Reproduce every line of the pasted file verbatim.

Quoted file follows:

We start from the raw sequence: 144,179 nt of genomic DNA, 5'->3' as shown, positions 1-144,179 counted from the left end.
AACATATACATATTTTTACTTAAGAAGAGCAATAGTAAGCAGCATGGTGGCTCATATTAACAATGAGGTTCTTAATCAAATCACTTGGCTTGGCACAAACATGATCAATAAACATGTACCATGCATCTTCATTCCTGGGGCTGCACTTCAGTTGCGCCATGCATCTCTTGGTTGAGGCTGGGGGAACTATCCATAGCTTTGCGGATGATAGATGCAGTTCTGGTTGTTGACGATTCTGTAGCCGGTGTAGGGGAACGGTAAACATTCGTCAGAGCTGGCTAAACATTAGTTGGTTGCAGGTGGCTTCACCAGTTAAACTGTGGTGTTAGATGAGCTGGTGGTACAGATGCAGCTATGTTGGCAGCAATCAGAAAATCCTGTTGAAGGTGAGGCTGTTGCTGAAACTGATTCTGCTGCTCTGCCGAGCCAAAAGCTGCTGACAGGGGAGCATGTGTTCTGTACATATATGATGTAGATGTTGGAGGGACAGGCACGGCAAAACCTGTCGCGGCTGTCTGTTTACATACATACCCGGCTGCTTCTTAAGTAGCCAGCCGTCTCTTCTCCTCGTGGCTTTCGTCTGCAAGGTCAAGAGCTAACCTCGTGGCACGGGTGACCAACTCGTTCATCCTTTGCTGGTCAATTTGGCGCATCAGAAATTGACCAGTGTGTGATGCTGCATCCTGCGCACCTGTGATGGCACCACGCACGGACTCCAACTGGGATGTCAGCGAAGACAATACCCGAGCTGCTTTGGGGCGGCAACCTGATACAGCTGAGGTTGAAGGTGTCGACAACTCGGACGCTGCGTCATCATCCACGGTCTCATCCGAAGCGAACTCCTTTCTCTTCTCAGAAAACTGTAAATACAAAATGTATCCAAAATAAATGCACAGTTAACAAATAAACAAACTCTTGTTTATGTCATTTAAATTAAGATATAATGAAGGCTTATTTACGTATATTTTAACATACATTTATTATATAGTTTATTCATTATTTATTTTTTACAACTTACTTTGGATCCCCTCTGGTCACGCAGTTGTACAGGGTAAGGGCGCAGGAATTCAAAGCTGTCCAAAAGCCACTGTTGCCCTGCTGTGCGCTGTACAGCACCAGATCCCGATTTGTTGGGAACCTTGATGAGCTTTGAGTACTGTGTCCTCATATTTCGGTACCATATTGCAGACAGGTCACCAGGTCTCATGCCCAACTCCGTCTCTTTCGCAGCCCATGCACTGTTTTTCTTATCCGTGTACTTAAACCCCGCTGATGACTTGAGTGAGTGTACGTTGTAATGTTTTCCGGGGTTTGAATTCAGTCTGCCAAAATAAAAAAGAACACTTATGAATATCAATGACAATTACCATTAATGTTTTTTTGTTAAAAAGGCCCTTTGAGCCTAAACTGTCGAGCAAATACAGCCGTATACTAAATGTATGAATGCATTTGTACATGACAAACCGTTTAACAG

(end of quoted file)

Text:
We start from the raw sequence: 144,179 nt of genomic DNA, 5'->3' as shown, positions 1-144,179 counted from the left end.
AACATATACATATTTTTACTTAAGAAGAGCAATAGTAAGCAGCATGGTGGCTCATATTAACAATGAGGTTCTTAATCAAATCACTTGGCTTGGCACAAACATGATCAATAAACATGTACCATGCATCTTCATTCCTGGGGCTGCACTTCAGTTGCGCCATGCATCTCTTGGTTGAGGCTGGGGGAACTATCCATAGCTTTGCGGATGATAGATGCAGTTCTGGTTGTTGACGATTCTGTAGCCGGTGTAGGGGAACGGTAAACATTCGTCAGAGCTGGCTAAACATTAGTTGGTTGCAGGTGGCTTCACCAGTTAAACTGTGGTGTTAGATGAGCTGGTGGTACAGATGCAGCTATGTTGGCAGCAATCAGAAAATCCTGTTGAAGGTGAGGCTGTTGCTGAAACTGATTCTGCTGCTCTGCCGAGCCAAAAGCTGCTGACAGGGGAGCATGTGTTCTGTACATATATGATGTAGATGTTGGAGGGACAGGCACGGCAAAACCTGTCGCGGCTGTCTGTTTACATACATACCCGGCTGCTTCTTAAGTAGCCAGCCGTCTCTTCTCCTCGTGGCTTTCGTCTGCAAGGTCAAGAGCTAACCTCGTGGCACGGGTGACCAACTCGTTCATCCTTTGCTGGTCAATTTGGCGCATCAGAAATTGACCAGTGTGTGATGCTGCATCCTGCGCACCTGTGATGGCACCACGCACGGACTCCAACTGGGATGTCAGCGAAGACAATACCCGAGCTGCTTTGGGGCGGCAACCTGATACAGCTGAGGTTGAAGGTGTCGACAACTCGGACGCTGCGTCATCATCCACGGTCTCATCCGAAGCGAACTCCTTTCTCTTCTCAGAAAACTGTAAATACAAAATGTATCCAAAATAAATGCACAGTTAACAAATAAACAAACTCTTGTTTATGTCATTTAAATTAAGATATAATGAAGGCTTATTTACGTATATTTTAACATACATTTATTATATAGTTTATTCATTATTTATTTTTTACAACTTACTTTGGATCCCCTCTGGTCACGCAGTTGTACAGGGTAAGGGCGCAGGAATTCAAAGCTGTCCAAAAGCCACTGTTGCCCTGCTGTGCGCTGTACAGCACCAGATCCCGATTTGTTGGGAACCTTGATGAGCTTTGAGTACTGTGTCCTCATATTTCGGTACCATATTGCAGACAGGTCACCAGGTCTCATGCCCAACTCCGTCTCTTTCGCAGCCCATGCACTGTTTTTCTTATCCGTGTACTTAAACCCCGCTGATGACTTGAGTGAGTGTACGTTGTAATGTTTTCCGGGGTTTGAATTCAGTCTGCCAAAATAAAAAAGAACACTTATGAATATCAATGACAATTACCATTAATGTTTTTTTGTTAAAAAGGCCCTTTGAGCCTAAACTGTCGAGCAAATACAGCCGTATACTAAATGTATGAATGCATTTGTACATGACAAACCGTTTAACAG